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Many aspiring scientists wonder how they’ll find the right lab to launch their research career. Retta El-Sayed was pulled right in by a giant magnet.

For the past two years, El-Sayed, a senior majoring in biomedical engineering, has worked in the UAB Cyclotron Facility, studying exotic radioactive isotopes with the facility’s team of radiochemists.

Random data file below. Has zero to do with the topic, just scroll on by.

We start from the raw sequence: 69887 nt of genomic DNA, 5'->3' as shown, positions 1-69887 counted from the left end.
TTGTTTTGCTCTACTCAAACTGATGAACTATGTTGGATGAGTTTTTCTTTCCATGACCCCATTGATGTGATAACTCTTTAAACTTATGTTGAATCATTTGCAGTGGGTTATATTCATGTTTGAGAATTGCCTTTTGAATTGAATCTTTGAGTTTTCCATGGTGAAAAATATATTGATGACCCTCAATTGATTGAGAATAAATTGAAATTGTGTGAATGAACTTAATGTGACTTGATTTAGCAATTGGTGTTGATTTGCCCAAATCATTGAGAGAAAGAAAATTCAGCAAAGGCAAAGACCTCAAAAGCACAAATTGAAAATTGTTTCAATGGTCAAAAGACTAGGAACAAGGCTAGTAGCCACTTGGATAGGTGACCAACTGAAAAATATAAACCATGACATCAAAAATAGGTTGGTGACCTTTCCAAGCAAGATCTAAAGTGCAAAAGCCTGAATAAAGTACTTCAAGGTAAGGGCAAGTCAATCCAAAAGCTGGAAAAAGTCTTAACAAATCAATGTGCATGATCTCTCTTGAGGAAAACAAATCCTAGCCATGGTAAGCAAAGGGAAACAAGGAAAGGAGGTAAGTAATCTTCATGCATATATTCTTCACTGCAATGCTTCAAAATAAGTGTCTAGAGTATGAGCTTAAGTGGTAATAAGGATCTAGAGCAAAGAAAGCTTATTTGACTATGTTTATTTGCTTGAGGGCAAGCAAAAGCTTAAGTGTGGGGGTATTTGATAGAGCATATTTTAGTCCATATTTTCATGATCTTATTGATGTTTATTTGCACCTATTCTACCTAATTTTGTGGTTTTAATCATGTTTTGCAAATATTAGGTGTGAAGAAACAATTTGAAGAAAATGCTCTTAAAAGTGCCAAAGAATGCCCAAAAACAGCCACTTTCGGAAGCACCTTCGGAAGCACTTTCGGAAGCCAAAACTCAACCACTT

It all began when El-Sayed was a sophomore. A friend in medical school invited her along on a tour of UAB’s cyclotron, a 60-ton behemoth used to create the radioactive particles needed for PET imaging. “I wasn’t expecting anything,” she says, but during the tour she got excited about the cyclotron and its potential for creating new types of imaging for cancer research: “I think it’s one of the coolest pieces of research equipment at UAB.”


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